The fate of Jon Snow is revealed. Daenerys meets a strong man. Tyrion gets used to living in Mereen. Sansa and Theon meet some unexpected allies. A rebellion arises in Dorne and Jaime Lannister arrives at King’s Landing with Myrcella
It’s going to be very hard not to spoil Game of Thrones; the ultimate ‘water cooler’ show despite the odds working against me. So, as I take over the reigns for the sixth season I’ll do my best, please don’t kill me, I have to survive till at least the last episode, my body doesn’t like fire, I hate being cold and had I been a character in the series, I wouldn’t have survived the pilot.
Much like Jon Snow we know nothing. For the last year everybody and their dog, or dire-wolf, has had a theory on whether Jon Snow has actually died or whether he will be resurrected. Regardless, you won’t find the definitive answer within this review. You DO get a definitive answer within the episode though. Its a nervy move by the creators of the show and it works for me, whether it will work for the audience long term for season six remains to be seen.
The one thing that makes or breaks Game of Thrones in both the book form and on screen is whether you can follow multiple separate narratives that rarely intertwine. Some of these story lines have been going for the best part of the nearly fifty episodes over the last five years. Years of waiting with bated breath whether stories and characters meet or get resolved; and the often don’t. In this opening episode, a certain story, which I won’t spoil here, but I so want to, gets resolved and gets resolved well. When two characters finally talk to each other, one on bended knee, it’s spine tingling and jaw dropping all in one and oh so good to see.
Death is everywhere and in everything when it comes to GoT. While the obvious relates to Snow and the ambiguity surrounding if he remains lifeless, there are other fates of well-established characters questioned in this episode also. Who gets killed? Ah, that would be telling. There are deaths and one particularly shocking. No questions asked, no stroking your beard and discussing theories. A particular character will not be in next weeks episode. Their death, I’m guessing, will permeate other episodes and cause shockwaves throughout the rest of the season.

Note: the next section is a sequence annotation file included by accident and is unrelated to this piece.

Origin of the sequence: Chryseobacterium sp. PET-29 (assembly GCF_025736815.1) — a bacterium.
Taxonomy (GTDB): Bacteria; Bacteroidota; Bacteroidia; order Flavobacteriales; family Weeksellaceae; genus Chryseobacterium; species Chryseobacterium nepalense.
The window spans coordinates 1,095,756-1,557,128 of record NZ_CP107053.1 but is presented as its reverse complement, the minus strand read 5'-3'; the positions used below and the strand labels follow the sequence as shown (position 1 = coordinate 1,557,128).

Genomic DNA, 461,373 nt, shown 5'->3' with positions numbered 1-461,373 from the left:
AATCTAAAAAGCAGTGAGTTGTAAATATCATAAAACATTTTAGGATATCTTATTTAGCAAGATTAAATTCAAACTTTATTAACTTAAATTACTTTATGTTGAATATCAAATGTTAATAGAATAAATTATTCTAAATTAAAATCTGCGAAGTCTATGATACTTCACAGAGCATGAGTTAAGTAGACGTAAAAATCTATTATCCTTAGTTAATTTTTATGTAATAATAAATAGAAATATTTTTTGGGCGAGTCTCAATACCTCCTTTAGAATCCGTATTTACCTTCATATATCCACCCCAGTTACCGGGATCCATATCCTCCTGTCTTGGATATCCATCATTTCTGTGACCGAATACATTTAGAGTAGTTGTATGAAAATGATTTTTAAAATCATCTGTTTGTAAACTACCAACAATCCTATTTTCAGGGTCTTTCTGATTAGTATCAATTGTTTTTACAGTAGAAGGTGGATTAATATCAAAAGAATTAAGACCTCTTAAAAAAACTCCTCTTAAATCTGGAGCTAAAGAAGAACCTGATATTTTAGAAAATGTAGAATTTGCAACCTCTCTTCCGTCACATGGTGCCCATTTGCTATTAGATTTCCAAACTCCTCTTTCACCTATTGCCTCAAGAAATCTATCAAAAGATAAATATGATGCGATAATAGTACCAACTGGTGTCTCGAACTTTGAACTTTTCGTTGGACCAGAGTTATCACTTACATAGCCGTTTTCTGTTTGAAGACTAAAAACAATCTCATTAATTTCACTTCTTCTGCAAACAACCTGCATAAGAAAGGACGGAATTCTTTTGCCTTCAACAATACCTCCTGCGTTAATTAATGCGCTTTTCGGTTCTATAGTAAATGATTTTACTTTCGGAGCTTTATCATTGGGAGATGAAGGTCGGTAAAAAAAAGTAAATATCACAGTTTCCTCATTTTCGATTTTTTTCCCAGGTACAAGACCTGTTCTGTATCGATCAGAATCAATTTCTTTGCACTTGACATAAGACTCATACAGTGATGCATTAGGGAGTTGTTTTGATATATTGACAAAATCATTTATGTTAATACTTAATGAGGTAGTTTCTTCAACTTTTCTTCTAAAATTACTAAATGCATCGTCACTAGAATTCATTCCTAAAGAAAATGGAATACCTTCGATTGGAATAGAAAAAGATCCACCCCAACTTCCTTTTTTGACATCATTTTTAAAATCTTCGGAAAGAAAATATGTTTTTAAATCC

One of the most striking things about the series is its use of strong female characters. Take Brienne of Tarth; tall and as strong as an Oak, she is a no nonsense bad ass that takes nothing for granted and carves her own path through the landscape. Or Melisandre, the red woman who gives this episode its title. She is a strong, politically wise character, who squirms like a snake, gaining control through the use of words and (magical) manipulation rather than brute force. Its an interesting point and one that needs to be highlighted more. Women rule and control Westeros, whether you like it or not… but why wouldn’t you?
Arya, blind after her encounter in the tombs in Season five, looks set to be on a journey akin to Daniel from The Karate Kid, meeting her Mr. Miyagi character (also a tough female) who will surely show her the ways to survive without the use of sight. Daenerys is now a Dothraki prisoner. It’s different to see her stripped of power and essentially back to the character we met at the beginning of Season one, alone, afraid yet strong willed. She is, however, Khal Drogo’s widow which may have some bearing on her journey, especially as Daario and Jorah are hot on her trail.
The overall episode is a good one – simple for Game of Thrones. There is little in the way of character development but there are a few shocks and revelations peppered throughout the episode. The only downside is some questionable CGI within the closing scene involving The Red Woman Melisandre…
I’m glad to be back in the land of politics, feckless power, magic and birthright; the ice and fire of Westeros. Episode two can’t come quick enough.
Guessed the spoiler? Are modern audiences too savvy for TV show twists?
Continue the conversation over on The Digital Fix Forum